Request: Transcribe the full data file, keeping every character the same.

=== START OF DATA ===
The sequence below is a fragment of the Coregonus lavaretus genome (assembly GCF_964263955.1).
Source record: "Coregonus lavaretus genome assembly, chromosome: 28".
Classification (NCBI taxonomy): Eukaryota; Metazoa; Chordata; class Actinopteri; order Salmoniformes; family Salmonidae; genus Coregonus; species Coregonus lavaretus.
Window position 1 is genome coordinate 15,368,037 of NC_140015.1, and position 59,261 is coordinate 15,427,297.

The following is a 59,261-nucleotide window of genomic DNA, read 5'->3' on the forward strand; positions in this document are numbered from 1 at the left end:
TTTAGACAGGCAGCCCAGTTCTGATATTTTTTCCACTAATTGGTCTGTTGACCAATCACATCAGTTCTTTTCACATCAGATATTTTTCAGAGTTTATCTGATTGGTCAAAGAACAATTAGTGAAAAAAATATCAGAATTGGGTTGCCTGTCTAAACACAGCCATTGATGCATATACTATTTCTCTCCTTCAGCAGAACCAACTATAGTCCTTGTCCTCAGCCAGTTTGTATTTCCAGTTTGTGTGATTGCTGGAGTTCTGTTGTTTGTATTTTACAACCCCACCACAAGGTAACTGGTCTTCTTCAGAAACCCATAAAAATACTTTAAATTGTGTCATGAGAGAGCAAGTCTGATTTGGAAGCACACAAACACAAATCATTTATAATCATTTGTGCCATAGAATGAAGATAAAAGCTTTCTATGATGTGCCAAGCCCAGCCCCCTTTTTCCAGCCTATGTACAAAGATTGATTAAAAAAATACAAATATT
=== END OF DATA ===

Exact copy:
The sequence below is a fragment of the Coregonus lavaretus genome (assembly GCF_964263955.1).
Source record: "Coregonus lavaretus genome assembly, chromosome: 28".
Classification (NCBI taxonomy): Eukaryota; Metazoa; Chordata; class Actinopteri; order Salmoniformes; family Salmonidae; genus Coregonus; species Coregonus lavaretus.
Window position 1 is genome coordinate 15,368,037 of NC_140015.1, and position 59,261 is coordinate 15,427,297.

The following is a 59,261-nucleotide window of genomic DNA, read 5'->3' on the forward strand; positions in this document are numbered from 1 at the left end:
TTTAGACAGGCAGCCCAGTTCTGATATTTTTTCCACTAATTGGTCTGTTGACCAATCACATCAGTTCTTTTCACATCAGATATTTTTCAGAGTTTATCTGATTGGTCAAAGAACAATTAGTGAAAAAAATATCAGAATTGGGTTGCCTGTCTAAACACAGCCATTGATGCATATACTATTTCTCTCCTTCAGCAGAACCAACTATAGTCCTTGTCCTCAGCCAGTTTGTATTTCCAGTTTGTGTGATTGCTGGAGTTCTGTTGTTTGTATTTTACAACCCCACCACAAGGTAACTGGTCTTCTTCAGAAACCCATAAAAATACTTTAAATTGTGTCATGAGAGAGCAAGTCTGATTTGGAAGCACACAAACACAAATCATTTATAATCATTTGTGCCATAGAATGAAGATAAAAGCTTTCTATGATGTGCCAAGCCCAGCCCCCTTTTTCCAGCCTATGTACAAAGATTGATTAAAAAAATACAAATATT